Strategic Retreats

20140208_165606I spent the weekend at a writing retreat with several of my colleagues.  I am all about retreats – mismatched yet comfy furniture, homemade food and plenty of time for navel gazing.  My colleagues got to see me in my jammies, which they no doubt appreciate.  Also, no kids the entire weekend, discounting the junior high youth group sharing quarters with us.  Plus, a pool!

The weather even “warmed up” so it was possible to be outside for almost an hour without exposed skin freezing.  (I really did get outside for an enlightening walk – more photographic evidence below.)

In the past (I’m talking pre-sabbatical), I’ve struggled with devoting big blocks of time to writing.  Even when I get past the logistics of setting aside uninterrupted time, I have to confront the voices saying there are better ways I “should” be spending my time.  Often I can quiet these monsters by closing the door and turning off Facebook, but my thoughts often stray to the outside world, where I imagine everyone else is engaged in productive work.

Let’s set aside the idea that writing is somehow not productive.  A) it is productive, even if it’s not always obvious and B) productivity is not necessarily the best standard of measurement for creative work.

The barrier that keeps me from writing sometimes, however, is the idea that I should be doing something else.  It’s difficult to give myself permission to sit down and write.  For two days, I didn’t have that problem.  For two days, I sat in a spacious room, chipping away at the second draft of my second novel, while over a dozen people sat in the same room, working on projects of their own.  Safety – and creativity – in numbers.  Plus, a pool!

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Barrier: the nagging voices that say your time could be better spent elsewhere than on the page

Solution: Writing retreat – browse for nearby retreat centers or in a pinch, grab a writing buddy and isolate yourselves in your living room for a few hours

*Special thanks to the folks at the Kendall Center who made this retreat possible.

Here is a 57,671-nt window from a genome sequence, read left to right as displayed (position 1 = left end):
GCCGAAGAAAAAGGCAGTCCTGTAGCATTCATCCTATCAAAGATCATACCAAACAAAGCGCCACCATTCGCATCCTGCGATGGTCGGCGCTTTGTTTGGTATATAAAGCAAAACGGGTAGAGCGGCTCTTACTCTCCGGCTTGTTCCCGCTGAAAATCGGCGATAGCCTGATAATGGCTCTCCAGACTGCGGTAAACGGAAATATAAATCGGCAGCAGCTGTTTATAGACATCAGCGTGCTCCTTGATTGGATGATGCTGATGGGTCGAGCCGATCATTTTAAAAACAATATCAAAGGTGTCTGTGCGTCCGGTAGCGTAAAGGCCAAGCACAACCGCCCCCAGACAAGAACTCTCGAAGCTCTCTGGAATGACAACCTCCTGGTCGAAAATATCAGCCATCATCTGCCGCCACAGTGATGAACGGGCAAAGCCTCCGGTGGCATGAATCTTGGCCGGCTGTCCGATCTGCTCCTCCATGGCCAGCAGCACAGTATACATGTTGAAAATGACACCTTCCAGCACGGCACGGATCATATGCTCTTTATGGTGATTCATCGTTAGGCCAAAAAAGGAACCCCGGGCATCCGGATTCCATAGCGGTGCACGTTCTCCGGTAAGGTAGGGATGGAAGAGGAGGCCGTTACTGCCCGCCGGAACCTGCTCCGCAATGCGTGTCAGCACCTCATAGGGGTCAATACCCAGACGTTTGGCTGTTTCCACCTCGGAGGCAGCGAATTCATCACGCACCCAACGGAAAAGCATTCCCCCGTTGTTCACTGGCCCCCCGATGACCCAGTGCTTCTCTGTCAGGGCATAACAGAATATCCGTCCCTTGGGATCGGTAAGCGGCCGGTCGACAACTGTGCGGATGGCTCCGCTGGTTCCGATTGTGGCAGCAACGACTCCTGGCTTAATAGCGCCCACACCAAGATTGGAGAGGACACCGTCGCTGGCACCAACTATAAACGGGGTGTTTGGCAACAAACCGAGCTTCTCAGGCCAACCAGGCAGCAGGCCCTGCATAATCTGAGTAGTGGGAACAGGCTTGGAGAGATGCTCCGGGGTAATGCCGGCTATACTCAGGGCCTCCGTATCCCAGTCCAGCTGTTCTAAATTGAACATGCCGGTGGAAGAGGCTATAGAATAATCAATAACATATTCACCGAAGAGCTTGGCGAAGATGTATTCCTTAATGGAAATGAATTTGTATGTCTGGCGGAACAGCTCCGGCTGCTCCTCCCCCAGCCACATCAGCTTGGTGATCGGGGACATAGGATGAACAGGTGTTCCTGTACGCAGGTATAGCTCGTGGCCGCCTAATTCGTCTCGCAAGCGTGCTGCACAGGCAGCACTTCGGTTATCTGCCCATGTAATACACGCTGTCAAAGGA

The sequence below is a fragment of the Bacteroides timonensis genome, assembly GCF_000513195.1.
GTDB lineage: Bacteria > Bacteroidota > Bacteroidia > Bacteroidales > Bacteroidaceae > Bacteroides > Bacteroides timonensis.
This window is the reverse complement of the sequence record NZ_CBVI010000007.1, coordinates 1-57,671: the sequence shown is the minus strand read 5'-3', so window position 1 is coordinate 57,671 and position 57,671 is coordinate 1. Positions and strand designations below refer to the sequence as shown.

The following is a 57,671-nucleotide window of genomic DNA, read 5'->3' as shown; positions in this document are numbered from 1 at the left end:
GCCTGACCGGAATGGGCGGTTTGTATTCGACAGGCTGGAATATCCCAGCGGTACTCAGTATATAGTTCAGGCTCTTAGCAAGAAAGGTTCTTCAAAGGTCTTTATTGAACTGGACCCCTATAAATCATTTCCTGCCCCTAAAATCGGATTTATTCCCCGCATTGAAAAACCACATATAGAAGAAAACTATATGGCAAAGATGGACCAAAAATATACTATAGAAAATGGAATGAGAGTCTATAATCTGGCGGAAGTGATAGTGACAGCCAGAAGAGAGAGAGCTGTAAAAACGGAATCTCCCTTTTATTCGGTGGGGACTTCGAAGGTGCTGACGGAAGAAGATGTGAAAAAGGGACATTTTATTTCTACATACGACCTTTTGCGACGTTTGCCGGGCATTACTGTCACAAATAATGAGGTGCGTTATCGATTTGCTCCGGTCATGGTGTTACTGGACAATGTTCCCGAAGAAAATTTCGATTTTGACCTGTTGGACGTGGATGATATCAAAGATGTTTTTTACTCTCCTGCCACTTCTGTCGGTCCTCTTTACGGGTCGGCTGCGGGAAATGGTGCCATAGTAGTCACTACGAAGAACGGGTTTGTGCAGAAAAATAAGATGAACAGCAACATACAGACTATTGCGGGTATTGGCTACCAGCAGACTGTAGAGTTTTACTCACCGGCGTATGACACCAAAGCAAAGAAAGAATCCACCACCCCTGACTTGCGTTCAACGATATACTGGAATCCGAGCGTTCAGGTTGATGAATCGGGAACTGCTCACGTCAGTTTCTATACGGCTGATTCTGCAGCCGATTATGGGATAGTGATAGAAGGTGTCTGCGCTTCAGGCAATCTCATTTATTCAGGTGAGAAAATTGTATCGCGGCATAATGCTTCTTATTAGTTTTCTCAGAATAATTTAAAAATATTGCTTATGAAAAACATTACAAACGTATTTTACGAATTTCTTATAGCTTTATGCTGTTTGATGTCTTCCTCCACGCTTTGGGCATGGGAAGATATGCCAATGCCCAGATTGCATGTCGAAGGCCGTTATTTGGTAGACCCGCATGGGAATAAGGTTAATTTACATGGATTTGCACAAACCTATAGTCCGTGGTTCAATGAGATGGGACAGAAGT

A Parent & Writer's Ode to Mondays

photo (6)Every day is the weekend, if you’re on sabbatical.  (I suppose every day is also Monday, but that’s not a problem for me this year.)  My actual weekends are spent chasing after little ones, who have even more energy now that it is too cold to play outside for long.  It took several years before I realized how creatively draining it is to parent, at least for this introvert.  Hence, when Mondays roll around, I am one happy camper.

I’m a bit of a puzzle to the other parents at day care; our versions of “dressing up” vary.  Most of them are in fabrics that are dry clean only and (the women at least) are wearing makeup.  I’m usually wearing my jammies underneath my jacket. (There’s a reason the blog is Cemeteries and Pajamas, after all.)  I’m also a bit of a puzzle to some of my colleagues and other people I encounter in daily life, who tell me how nice it must be to spend so much time with my kids.  I’ve finally gotten over my shame of saying, “Well, they’re in day care.”

Why the shame? I love my kids and would do just about anything for them.  Yet doing just about anything for them doesn’t translate into having them home with me full time.  After sitting with this question for a few months, I realized that deep down I wondered if my reluctance to take them out of day care sprung from some kind of cap on my love for them.  In other words, the narrative I told myself went something like this:

  • If I really loved my kids, I wouldn’t hesitate to keep them home with me full time.

I’m aware of the inherent sexism in parenting; no one’s ever asked my husband (who is also on sabbatical) if he loves having the kids home full time, while I get this question all the time.   I also can’t count the number of times I’ve had people give me a sympathetic smile when I talk about my careers (both library and writing) and say it’s too bad I have to work and can’t just stay home with the kids.